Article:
Understanding range concepts and views
The term range refers to an abstraction that defines a sequence of elements bounded by start and end iterators. A range, therefore, represents an iterable sequence of elements. However, such a sequence can be defined in several ways:
- With a begin iterator and an end sentinel. Such a sequence is iterated from the beginning to the end. A sentinel is an object that indicates the end of the sequence. It can have the same type as the iterator type or it can be of a different type.
- With a start object and a size (number of elements), representing a so-called counted sequence. Such a sequence is iterated N times (where N represents the size) from the start.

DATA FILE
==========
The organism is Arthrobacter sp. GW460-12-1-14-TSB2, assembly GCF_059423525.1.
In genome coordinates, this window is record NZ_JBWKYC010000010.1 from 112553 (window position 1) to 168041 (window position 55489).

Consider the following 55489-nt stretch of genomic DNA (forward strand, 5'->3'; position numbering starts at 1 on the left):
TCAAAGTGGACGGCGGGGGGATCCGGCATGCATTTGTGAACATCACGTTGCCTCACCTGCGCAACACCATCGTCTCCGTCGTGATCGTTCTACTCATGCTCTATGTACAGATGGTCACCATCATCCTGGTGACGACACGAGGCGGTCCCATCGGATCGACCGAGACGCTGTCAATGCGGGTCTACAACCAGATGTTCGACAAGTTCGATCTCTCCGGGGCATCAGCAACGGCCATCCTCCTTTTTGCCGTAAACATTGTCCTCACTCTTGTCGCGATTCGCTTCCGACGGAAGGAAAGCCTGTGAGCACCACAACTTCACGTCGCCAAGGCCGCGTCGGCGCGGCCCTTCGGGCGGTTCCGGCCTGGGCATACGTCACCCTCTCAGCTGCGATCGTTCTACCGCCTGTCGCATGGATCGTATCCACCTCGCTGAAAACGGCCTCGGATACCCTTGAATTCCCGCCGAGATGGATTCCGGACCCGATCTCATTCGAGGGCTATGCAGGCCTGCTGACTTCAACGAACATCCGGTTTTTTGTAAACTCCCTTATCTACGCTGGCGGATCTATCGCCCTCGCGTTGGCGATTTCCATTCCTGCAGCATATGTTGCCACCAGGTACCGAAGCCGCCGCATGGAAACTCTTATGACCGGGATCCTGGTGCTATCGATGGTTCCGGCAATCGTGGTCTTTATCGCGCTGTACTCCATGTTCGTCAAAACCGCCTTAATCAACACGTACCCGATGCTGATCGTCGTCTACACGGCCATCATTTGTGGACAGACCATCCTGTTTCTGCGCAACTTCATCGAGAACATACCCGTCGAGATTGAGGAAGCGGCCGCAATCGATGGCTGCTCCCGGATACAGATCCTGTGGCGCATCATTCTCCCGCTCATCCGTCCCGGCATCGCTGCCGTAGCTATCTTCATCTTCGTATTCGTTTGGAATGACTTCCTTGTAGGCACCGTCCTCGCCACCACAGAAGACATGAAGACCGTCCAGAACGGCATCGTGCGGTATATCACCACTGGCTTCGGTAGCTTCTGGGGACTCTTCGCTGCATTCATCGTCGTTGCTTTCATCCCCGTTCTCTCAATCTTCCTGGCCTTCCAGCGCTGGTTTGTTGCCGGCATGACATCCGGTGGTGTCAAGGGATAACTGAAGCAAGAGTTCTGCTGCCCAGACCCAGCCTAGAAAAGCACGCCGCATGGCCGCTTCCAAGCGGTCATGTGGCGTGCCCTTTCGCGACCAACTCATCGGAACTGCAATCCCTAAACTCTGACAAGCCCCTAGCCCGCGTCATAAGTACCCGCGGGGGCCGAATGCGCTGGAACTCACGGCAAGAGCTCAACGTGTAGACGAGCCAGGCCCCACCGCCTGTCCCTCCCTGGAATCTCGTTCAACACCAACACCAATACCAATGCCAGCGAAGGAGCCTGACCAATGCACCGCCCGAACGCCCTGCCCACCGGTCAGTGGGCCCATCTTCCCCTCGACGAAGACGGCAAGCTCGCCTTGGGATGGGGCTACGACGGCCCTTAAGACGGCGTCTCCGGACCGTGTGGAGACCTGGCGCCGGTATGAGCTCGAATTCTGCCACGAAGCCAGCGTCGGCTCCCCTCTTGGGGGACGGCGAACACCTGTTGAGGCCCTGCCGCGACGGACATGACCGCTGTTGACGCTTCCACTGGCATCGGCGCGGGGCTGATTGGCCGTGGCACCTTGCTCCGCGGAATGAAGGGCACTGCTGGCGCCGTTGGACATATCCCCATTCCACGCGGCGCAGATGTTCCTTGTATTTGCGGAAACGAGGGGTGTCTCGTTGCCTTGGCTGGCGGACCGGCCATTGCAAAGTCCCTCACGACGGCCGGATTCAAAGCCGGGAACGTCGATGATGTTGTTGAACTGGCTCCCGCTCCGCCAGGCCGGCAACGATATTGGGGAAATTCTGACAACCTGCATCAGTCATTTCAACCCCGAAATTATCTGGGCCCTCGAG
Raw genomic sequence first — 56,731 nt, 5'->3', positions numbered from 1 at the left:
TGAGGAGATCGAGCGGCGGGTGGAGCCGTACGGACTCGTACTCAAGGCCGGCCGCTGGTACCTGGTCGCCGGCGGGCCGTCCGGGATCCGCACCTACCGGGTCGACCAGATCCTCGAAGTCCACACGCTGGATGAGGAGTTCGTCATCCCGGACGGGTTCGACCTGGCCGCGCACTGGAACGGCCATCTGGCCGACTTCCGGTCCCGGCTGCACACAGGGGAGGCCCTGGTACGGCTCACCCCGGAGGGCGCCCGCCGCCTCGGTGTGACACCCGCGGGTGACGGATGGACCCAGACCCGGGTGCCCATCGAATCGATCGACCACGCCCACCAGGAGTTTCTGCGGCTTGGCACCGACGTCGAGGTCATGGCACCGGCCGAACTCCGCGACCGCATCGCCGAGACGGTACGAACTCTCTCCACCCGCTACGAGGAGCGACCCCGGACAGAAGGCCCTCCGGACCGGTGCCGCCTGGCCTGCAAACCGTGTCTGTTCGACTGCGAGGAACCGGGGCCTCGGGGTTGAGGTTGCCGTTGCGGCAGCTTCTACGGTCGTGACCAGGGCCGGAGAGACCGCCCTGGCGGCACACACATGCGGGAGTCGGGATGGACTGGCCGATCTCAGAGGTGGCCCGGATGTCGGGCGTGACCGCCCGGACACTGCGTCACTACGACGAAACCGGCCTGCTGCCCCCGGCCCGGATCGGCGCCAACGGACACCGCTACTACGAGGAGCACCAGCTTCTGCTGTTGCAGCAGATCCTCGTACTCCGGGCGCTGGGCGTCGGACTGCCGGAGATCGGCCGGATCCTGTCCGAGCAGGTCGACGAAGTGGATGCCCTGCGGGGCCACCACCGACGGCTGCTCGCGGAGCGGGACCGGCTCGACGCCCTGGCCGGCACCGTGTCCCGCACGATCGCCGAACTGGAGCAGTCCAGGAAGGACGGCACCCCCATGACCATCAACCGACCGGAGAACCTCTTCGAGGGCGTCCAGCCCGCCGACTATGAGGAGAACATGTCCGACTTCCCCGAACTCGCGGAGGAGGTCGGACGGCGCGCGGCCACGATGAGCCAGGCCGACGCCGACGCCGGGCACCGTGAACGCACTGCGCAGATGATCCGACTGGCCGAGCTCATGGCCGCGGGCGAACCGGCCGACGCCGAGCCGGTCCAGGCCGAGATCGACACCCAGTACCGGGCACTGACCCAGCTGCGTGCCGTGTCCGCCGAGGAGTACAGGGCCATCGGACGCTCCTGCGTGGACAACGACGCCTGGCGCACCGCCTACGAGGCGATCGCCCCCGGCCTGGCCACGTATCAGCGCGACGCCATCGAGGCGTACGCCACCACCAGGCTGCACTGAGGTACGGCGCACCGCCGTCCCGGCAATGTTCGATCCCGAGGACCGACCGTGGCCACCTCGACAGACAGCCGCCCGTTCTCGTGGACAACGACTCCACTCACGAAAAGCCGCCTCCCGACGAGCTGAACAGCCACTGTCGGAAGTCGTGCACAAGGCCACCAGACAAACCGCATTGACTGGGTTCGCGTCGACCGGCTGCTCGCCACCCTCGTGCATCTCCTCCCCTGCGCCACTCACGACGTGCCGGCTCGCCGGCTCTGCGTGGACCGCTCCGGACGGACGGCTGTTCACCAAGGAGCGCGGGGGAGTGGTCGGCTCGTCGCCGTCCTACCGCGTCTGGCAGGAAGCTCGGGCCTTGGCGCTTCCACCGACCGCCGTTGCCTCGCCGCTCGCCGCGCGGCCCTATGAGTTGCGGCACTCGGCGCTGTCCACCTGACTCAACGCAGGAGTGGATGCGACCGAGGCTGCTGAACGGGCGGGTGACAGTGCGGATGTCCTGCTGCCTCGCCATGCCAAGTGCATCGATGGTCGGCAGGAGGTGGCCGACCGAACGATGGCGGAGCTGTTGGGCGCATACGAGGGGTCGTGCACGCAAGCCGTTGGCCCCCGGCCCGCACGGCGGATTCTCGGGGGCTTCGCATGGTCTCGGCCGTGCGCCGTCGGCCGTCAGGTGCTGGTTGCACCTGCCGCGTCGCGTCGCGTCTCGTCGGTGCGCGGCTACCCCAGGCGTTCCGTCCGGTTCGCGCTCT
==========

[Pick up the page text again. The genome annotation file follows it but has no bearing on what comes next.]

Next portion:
- With a start and a predicate, representing a so-called conditionally terminated sequence. Such a sequence is iterated from the start until the predicate returns false.
- With only a start value, representing a so-called unbounded sequence. Such a sequence can be iterated indefinitely...